Skip to content 2.0

Micro-frontend Architecture

Before we speak about micro-frontend patterns and their relation with technologies like JavaScript frameworks, let’s dive into some of the most common architectures that enable decoupled frontends.

Micro-frontend Splits

We already established that decoupling a monolith helps us solve organizational issues, like teams working on independent features with completely different development cycles, dependencies, release pace, etc.

What kind of options do we have to split those tightly coupled applications, into multiple, composable parts, that we can independently deploy?

To make the right choices we will need to start by understanding the infrastructure and cloud offerings that exist to deploy those smaller and more maneageable apps. We will also need to understand our teams, and the business units they map to, so we can make decoupling decisions that are suitable for each one of those pairs -app type + team type-.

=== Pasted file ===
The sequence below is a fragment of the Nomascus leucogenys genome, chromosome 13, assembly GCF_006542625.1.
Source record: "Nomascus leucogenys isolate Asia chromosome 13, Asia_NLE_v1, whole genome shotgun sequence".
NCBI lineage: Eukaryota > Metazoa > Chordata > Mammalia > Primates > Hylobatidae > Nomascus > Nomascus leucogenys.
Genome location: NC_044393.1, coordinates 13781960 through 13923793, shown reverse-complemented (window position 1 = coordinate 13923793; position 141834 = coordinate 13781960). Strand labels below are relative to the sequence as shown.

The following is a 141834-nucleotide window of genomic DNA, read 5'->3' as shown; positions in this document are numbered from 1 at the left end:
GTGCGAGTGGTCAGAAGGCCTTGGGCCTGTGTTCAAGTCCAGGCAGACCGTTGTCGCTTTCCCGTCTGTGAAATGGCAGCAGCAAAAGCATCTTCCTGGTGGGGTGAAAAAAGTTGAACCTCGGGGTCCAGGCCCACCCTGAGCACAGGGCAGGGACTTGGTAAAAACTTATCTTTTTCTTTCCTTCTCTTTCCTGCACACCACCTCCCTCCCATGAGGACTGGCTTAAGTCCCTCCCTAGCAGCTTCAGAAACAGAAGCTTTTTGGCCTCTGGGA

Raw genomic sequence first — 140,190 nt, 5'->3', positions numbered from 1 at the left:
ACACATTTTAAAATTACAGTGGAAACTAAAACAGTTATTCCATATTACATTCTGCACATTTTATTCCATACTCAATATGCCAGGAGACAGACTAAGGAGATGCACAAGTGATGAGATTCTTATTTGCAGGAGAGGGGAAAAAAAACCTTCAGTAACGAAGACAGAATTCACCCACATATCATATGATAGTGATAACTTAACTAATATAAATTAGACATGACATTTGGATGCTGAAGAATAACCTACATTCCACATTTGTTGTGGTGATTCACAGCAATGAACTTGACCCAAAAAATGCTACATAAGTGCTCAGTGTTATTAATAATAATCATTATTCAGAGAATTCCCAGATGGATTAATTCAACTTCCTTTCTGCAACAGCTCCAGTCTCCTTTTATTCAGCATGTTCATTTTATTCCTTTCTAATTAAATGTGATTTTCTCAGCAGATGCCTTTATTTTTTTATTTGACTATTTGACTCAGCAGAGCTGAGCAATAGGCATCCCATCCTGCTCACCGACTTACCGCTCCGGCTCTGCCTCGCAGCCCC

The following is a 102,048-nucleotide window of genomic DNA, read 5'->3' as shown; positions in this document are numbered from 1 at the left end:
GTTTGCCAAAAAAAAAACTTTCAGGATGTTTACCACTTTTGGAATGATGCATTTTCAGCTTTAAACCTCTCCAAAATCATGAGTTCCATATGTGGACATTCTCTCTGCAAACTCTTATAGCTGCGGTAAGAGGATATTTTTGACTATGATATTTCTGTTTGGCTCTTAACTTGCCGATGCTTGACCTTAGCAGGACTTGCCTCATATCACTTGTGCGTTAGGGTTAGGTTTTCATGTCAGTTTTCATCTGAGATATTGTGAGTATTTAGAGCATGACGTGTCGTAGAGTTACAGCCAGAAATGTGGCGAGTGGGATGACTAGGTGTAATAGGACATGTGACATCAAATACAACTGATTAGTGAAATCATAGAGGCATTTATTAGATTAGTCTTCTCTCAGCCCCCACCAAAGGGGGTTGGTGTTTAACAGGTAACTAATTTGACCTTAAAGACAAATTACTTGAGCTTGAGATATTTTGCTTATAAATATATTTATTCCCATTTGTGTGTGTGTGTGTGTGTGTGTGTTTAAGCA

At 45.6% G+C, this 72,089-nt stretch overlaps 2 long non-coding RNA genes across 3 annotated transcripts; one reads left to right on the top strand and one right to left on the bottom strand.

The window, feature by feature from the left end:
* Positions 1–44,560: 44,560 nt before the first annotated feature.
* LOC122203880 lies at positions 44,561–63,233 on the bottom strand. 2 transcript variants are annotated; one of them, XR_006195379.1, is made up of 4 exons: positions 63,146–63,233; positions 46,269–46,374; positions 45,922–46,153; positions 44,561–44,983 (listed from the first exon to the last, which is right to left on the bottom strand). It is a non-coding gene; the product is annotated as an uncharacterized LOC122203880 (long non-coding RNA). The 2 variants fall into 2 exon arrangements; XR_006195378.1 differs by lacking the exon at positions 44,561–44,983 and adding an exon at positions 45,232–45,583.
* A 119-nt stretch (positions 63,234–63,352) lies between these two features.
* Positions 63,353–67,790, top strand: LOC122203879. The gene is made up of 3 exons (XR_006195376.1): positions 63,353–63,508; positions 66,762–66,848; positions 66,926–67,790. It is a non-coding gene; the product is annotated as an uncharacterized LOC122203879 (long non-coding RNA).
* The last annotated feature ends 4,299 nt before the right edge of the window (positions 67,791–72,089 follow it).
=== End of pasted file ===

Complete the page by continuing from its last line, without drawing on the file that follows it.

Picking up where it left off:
When we want to design our application with our users in mind, we will also need to know our user-base.

Vertical split vs. horizontal micro-frontend split

One of the most important decisions to make, in terms of composable decoupled frontends, is the split strategy or whether we will be splitting the frontend horizontally, or vertically. We may also resort to hybrid composition, with a combination of multiple technologies or using innovative patterns like island architecture